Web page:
I told jake, the game designer, think in more details and forget the fear of how long it will take to develop. I know that guy has a uber-creative mind, and I have felt this whole time he has been limiting his ideas to a crutch of how “hard” it might be to develop an idea in the game. I said “think of the absolute details, right down to what exactly happens when _____ ” . Up to this point, I was a bit worried of my abilities, but it is obvious now, that I seem to have no limits. I haven’t had a challenge become impossible, which has shocked even myself. But its time to really make this game exactly what it needs to be in order to have the best chance at becoming something super sweet and tasty.
Something that was added to the design was a depth-setting harvesting attribute of digging down ( and as well, placing upwards ) in the game. Oddly, we have a jump ability implemented, which could be part of the up/down. So maybe the player can dig down, and jump out, and trap some bad guys, build a hill, and place his house on top. Hell yeah, I am into it. So lets plan the first part…. digging.
I feel this is an important step in this game, because it adds to the virtual depth that it has when we gave the player the ability to jump. It is a 2D game, and the jump is still a 2D action. The player sprite never actually leaves the Zed axis it starts on when he jumps, we just add a shadow, turn on the unity gravity and remove the collider from the player ( currently ). This was a small challenge I had to virtualize, and I am still not sure if my solution was the best idea ( and it still isn’t perfected as you can see when we jump north or south – battling with the gravity engine in a virtual way ). When I read jakes design notes on harvesting/digging the base tile to reveal another, and eventually reaching a undiggiable continental plate, I got excited, even more so when I confirmed the logic with him on the phone. This made a even more cooler concept even more cooler than before. But, how are we going to record depth?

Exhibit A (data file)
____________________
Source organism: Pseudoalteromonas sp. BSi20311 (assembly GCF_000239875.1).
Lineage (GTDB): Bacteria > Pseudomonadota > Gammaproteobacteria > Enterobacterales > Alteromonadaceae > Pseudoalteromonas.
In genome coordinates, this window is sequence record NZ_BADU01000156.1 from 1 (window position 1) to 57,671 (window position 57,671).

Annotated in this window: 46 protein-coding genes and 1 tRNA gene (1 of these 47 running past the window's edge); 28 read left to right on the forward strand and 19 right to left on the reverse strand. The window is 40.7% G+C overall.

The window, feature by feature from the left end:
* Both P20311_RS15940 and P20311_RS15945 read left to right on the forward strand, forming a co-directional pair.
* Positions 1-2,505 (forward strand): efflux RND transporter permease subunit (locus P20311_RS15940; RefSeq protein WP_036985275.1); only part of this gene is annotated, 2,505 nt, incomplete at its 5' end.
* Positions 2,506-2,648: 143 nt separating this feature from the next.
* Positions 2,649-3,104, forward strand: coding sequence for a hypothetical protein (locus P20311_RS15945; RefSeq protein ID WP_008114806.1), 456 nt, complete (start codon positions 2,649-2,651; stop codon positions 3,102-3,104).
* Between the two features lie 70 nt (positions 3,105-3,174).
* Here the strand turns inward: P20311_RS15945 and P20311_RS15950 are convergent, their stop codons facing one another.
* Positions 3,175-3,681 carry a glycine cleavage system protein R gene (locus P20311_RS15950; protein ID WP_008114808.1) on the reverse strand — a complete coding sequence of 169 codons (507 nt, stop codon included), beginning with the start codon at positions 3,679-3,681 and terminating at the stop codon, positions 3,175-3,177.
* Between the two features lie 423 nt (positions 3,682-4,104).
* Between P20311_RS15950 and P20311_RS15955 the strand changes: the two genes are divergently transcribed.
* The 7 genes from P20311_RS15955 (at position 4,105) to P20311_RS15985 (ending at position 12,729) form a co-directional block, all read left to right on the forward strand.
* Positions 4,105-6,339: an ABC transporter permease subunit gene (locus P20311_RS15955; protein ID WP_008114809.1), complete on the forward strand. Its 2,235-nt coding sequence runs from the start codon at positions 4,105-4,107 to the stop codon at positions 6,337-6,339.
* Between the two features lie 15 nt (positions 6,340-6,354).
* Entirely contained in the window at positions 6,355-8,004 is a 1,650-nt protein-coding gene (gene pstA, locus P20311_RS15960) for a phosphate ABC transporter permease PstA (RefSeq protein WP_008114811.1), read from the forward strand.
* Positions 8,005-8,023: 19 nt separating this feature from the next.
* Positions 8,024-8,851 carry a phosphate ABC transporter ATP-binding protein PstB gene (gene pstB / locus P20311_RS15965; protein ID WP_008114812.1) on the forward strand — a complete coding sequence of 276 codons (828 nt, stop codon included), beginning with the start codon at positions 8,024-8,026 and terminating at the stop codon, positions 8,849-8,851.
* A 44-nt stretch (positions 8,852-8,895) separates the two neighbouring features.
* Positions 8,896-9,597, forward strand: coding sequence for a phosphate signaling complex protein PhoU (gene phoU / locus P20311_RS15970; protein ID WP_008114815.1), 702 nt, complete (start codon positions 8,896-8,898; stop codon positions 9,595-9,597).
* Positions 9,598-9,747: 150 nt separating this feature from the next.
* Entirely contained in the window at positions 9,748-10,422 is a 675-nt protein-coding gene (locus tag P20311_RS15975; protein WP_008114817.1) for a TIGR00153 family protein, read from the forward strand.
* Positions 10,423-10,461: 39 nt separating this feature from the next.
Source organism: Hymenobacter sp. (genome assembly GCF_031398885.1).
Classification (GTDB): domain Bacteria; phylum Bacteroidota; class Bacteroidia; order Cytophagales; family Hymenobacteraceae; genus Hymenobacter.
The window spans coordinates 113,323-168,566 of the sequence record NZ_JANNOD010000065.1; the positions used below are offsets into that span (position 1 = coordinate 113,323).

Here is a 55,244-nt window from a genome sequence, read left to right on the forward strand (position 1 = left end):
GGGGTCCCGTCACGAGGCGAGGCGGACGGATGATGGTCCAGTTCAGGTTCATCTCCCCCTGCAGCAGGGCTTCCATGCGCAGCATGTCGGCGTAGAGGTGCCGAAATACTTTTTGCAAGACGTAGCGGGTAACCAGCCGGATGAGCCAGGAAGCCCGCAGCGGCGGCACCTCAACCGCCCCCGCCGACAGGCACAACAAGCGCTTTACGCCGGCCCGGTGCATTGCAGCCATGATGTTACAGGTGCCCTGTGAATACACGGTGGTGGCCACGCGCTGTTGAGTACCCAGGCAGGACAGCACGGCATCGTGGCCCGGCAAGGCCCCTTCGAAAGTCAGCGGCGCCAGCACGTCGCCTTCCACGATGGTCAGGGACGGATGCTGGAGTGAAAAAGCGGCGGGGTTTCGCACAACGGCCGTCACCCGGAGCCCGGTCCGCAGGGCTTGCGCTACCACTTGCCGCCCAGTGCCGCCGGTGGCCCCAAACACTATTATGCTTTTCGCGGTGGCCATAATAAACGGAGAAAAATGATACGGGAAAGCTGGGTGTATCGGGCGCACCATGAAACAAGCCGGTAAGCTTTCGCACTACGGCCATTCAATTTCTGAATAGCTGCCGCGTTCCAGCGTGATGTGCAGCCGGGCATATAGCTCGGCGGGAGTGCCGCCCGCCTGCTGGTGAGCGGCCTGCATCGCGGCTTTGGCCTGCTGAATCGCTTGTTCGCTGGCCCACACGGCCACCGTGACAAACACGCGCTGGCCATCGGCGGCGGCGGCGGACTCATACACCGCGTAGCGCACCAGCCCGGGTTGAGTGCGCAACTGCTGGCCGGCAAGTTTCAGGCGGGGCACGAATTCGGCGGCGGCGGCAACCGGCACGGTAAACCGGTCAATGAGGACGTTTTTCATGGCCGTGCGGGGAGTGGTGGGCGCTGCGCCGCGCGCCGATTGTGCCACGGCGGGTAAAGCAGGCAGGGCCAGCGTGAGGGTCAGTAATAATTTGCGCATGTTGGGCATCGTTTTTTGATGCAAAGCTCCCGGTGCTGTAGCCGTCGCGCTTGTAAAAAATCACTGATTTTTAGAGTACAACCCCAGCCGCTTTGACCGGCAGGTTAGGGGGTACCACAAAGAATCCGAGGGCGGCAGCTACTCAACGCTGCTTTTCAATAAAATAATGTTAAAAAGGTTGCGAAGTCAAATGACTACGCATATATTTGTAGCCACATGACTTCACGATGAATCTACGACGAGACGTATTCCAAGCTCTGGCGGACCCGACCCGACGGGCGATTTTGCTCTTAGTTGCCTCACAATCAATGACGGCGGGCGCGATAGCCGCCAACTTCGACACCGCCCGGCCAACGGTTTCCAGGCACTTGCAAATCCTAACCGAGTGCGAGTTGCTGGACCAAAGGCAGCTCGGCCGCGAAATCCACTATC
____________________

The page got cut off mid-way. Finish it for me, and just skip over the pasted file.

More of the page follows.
One idea, would be to simply have yet another list that remembers which tiles have been dug, and how far. At the moment, the entire map is just flat. Would only the player have the ability to change that, or should we generate some depth with the map? If so ( and I think so ), how would we show that depth? in other words, how do we show the edge of cliffs and the depth of pits?
The list of depths would make the most sense, and even though it seems archaic, it would make sense only because the player could place dirt or sand tiles on other tiles, thus making the depth positive versus negative. Creating another tile layer responsible for displaying these depths would be the next logical choice. So the only trivial part of this execution would be how do have the player collide with the edges going one direction but pass through ( walk off ) going the opposite direction? Maybe, utilizing the list? Lets just go through this one step at a time. First, we need to remove the rock aux tile, and then adjust the base tiles to have rock and continental plate.